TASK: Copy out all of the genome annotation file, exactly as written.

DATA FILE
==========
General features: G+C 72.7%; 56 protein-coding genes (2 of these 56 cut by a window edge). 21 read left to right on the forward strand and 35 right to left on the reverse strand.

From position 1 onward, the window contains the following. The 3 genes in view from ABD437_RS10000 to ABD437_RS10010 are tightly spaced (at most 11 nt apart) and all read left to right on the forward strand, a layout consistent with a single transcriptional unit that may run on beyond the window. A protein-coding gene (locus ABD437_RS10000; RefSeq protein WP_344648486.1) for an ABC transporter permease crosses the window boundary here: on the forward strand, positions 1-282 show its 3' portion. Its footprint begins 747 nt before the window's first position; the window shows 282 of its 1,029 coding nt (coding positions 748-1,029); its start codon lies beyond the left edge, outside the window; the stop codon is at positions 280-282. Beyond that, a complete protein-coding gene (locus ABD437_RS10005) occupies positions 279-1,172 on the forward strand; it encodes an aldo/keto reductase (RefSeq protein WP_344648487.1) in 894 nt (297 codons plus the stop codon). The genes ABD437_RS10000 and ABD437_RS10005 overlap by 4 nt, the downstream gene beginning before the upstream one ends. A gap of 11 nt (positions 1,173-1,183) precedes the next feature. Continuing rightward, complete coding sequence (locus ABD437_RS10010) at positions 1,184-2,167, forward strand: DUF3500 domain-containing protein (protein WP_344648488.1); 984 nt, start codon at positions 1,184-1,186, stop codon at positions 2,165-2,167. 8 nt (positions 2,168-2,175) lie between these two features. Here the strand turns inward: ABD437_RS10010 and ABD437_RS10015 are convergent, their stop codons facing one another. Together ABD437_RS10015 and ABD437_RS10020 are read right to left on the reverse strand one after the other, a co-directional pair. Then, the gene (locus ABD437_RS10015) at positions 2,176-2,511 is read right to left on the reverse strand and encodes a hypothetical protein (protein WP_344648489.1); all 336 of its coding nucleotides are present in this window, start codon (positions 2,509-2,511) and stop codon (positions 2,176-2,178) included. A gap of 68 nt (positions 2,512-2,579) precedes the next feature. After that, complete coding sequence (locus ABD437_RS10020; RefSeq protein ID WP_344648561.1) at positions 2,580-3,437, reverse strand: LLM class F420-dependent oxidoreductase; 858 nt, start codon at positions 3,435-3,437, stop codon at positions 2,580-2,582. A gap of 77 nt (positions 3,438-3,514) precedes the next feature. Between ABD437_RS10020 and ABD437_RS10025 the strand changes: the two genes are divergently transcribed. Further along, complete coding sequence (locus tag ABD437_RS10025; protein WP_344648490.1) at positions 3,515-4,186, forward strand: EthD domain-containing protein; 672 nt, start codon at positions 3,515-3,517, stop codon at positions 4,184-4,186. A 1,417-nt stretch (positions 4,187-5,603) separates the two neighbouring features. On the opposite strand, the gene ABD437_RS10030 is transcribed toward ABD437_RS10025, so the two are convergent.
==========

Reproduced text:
General features: G+C 72.7%; 56 protein-coding genes (2 of these 56 cut by a window edge). 21 read left to right on the forward strand and 35 right to left on the reverse strand.

From position 1 onward, the window contains the following. The 3 genes in view from ABD437_RS10000 to ABD437_RS10010 are tightly spaced (at most 11 nt apart) and all read left to right on the forward strand, a layout consistent with a single transcriptional unit that may run on beyond the window. A protein-coding gene (locus ABD437_RS10000; RefSeq protein WP_344648486.1) for an ABC transporter permease crosses the window boundary here: on the forward strand, positions 1-282 show its 3' portion. Its footprint begins 747 nt before the window's first position; the window shows 282 of its 1,029 coding nt (coding positions 748-1,029); its start codon lies beyond the left edge, outside the window; the stop codon is at positions 280-282. Beyond that, a complete protein-coding gene (locus ABD437_RS10005) occupies positions 279-1,172 on the forward strand; it encodes an aldo/keto reductase (RefSeq protein WP_344648487.1) in 894 nt (297 codons plus the stop codon). The genes ABD437_RS10000 and ABD437_RS10005 overlap by 4 nt, the downstream gene beginning before the upstream one ends. A gap of 11 nt (positions 1,173-1,183) precedes the next feature. Continuing rightward, complete coding sequence (locus ABD437_RS10010) at positions 1,184-2,167, forward strand: DUF3500 domain-containing protein (protein WP_344648488.1); 984 nt, start codon at positions 1,184-1,186, stop codon at positions 2,165-2,167. 8 nt (positions 2,168-2,175) lie between these two features. Here the strand turns inward: ABD437_RS10010 and ABD437_RS10015 are convergent, their stop codons facing one another. Together ABD437_RS10015 and ABD437_RS10020 are read right to left on the reverse strand one after the other, a co-directional pair. Then, the gene (locus ABD437_RS10015) at positions 2,176-2,511 is read right to left on the reverse strand and encodes a hypothetical protein (protein WP_344648489.1); all 336 of its coding nucleotides are present in this window, start codon (positions 2,509-2,511) and stop codon (positions 2,176-2,178) included. A gap of 68 nt (positions 2,512-2,579) precedes the next feature. After that, complete coding sequence (locus ABD437_RS10020; RefSeq protein ID WP_344648561.1) at positions 2,580-3,437, reverse strand: LLM class F420-dependent oxidoreductase; 858 nt, start codon at positions 3,435-3,437, stop codon at positions 2,580-2,582. A gap of 77 nt (positions 3,438-3,514) precedes the next feature. Between ABD437_RS10020 and ABD437_RS10025 the strand changes: the two genes are divergently transcribed. Further along, complete coding sequence (locus tag ABD437_RS10025; protein WP_344648490.1) at positions 3,515-4,186, forward strand: EthD domain-containing protein; 672 nt, start codon at positions 3,515-3,517, stop codon at positions 4,184-4,186. A 1,417-nt stretch (positions 4,187-5,603) separates the two neighbouring features. On the opposite strand, the gene ABD437_RS10030 is transcribed toward ABD437_RS10025, so the two are convergent.